The Ugly

Well… where is the fun in shutting down VMs as they are expected to be shut down? Let’s make them burn, instead…

7. Don’t even let it start

When you start an Erlang VM, you can run commands before the shell is started by specifying them in the command line (e.g. $ erl -s your_app will evaluate your_app:start() before booting up the shell). But then, what happens if those commands are wrong or broken? 💥 the VM crashes and an erl_crash.dump is generated. For instance…

$ erl -s something_that_doesnt_exist
Erlang/OTP 20 [erts-9.0] [source] [64-bit] [smp:8:8] [ds:8:8:10] [async-threads:10] [kernel-poll:false]

init terminating in do_boot ({undef,[{something_that_doesnt_exist,start,[],[]},{init,start_em,1,[]},{init,do_boot,3,[]}]})
Crash dump is being written to: erl_crash.dump...done

8. Kill the Kernel

Regardless of Erlang’s legendary Let It Crash philosophy (a.k.a. The Zen of Erlang), there is one process in an Erlang VM that’s not allowed to crash: the application controller. So, if you kill it…

$ erl
Erlang/OTP 20 [erts-9.0] [source] [64-bit] [smp:8:8] [ds:8:8:10] [async-threads:10] [kernel-poll:false]

1> exit(whereis(application_controller), kill).
*** ERROR: Shell process terminated! ***
*** ERROR: Shell process terminated! ***
*** ERROR: Shell process terminated! ***
*** ERROR: Shell process terminated! ***
*** ERROR: Shell process terminated! ***
*** ERROR: Shell process terminated! ***
*** ERROR: Shell process terminated! ***
*** ERROR: Shell process terminated! ***
*** ERROR: Shell process terminated! ***
*** ERROR: Shell process terminated! ***
{"Kernel pid terminated",application_controller,killed}
Kernel pid terminated (application_controller) (killed)
Crash dump is being written to: erl_crash.dump...done

9. Exhaust the Atom Table

The number of allowed atoms in an Erlang VM is huge and configurable, but still limited. Therefore, using erlang:system_info/1 we can determine that limit and, of course, exploit to generate one of the largest erl_crash.dump’s that you can easily generate (Warning: writing that erl_crash.dump may take a long time):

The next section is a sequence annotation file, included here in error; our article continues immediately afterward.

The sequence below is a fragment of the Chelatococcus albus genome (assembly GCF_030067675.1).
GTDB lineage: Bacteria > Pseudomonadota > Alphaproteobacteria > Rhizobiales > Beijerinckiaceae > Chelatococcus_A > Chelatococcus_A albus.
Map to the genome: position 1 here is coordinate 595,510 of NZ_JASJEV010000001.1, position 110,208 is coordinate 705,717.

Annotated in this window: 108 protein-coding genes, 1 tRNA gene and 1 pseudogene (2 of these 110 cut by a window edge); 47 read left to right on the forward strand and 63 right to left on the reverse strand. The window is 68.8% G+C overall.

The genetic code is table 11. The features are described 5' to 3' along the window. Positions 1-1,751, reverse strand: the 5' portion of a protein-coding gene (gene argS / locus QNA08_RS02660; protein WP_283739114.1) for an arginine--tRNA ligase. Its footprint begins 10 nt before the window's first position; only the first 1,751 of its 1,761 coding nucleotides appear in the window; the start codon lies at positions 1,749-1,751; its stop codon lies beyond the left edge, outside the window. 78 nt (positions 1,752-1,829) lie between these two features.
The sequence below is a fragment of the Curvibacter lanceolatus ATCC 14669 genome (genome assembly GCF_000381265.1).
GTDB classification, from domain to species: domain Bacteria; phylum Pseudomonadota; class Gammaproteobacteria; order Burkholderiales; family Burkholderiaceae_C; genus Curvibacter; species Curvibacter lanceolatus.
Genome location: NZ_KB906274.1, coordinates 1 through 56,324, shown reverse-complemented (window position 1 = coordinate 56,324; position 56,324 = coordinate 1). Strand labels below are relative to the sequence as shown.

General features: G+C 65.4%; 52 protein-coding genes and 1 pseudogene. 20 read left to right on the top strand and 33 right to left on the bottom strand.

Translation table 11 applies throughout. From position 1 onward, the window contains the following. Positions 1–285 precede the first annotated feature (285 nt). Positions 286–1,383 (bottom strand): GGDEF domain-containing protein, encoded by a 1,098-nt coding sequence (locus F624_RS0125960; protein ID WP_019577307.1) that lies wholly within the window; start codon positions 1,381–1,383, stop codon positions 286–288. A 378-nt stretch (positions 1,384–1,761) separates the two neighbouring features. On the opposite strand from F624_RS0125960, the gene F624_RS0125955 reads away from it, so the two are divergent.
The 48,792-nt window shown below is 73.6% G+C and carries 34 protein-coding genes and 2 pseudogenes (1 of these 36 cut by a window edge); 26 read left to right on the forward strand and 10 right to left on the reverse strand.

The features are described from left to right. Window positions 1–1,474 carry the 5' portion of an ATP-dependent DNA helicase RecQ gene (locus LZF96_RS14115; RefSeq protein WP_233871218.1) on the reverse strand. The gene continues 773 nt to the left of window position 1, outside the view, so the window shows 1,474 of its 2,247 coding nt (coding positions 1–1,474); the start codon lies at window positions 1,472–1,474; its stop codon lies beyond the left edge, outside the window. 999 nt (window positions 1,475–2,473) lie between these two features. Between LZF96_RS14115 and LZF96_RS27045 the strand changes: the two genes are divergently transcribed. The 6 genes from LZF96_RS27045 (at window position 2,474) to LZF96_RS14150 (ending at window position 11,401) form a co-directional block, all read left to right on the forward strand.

$ erl
Erlang/OTP 20 [erts-9.0] [source] [64-bit] [smp:8:8] [ds:8:8:10] [async-threads:10] [kernel-poll:false]

1> [list_to_atom(integer_to_list(I)) || I <- lists:seq(erlang:system_info(atom_count), erlang:system_info(atom_limit))].
no more index entries in atom_tab (max=1048576)
Crash dump is being written to: erl_crash.dump...done

10. Turn off your Computer

Notable Mention

This was going to be my 10th method, but when I tried this on my Erlang/OTP 20.1 installation, I found that it didn’t crash. Something different happened…

Exhaust the Process List

The atom table is not the only thing that’s limited in an Erlang VM. Another one is the number of processes (configurable with +P on command line). Using a similar method as above, you could try to crash an Erlang VM by creating too many of them, but you’ll find a surprise there…

$ erl +P 1024
Erlang/OTP 20 [erts-9.0] [source] [64-bit] [smp:8:8] [ds:8:8:10] [async-threads:10] [kernel-poll:false]

1> [spawn(timer, sleep, [60000]) || I <- lists:seq(erlang:system_info(process_count), erlang:system_info(process_limit))].

That will not crash the VM, instead it will generate an endless stream of…

=ERROR REPORT==== 29-Apr-2018::01:25:51 ===
Error in process <0.52.52> with exit value:
Eshell V9.0 (abort with ^G)
*** ERROR: Shell process terminated! ***
=ERROR REPORT==== 29-Apr-2018::01:25:51 ===
Too many processes

The machine doesn’t crash, but the shell process does and when it tries to restart, well… it crashes again and again. But everything else keeps running.

I hope you have enjoyed the list. If you think I missed some other ways to crash an Erlang VM, let me know in the comments below! :)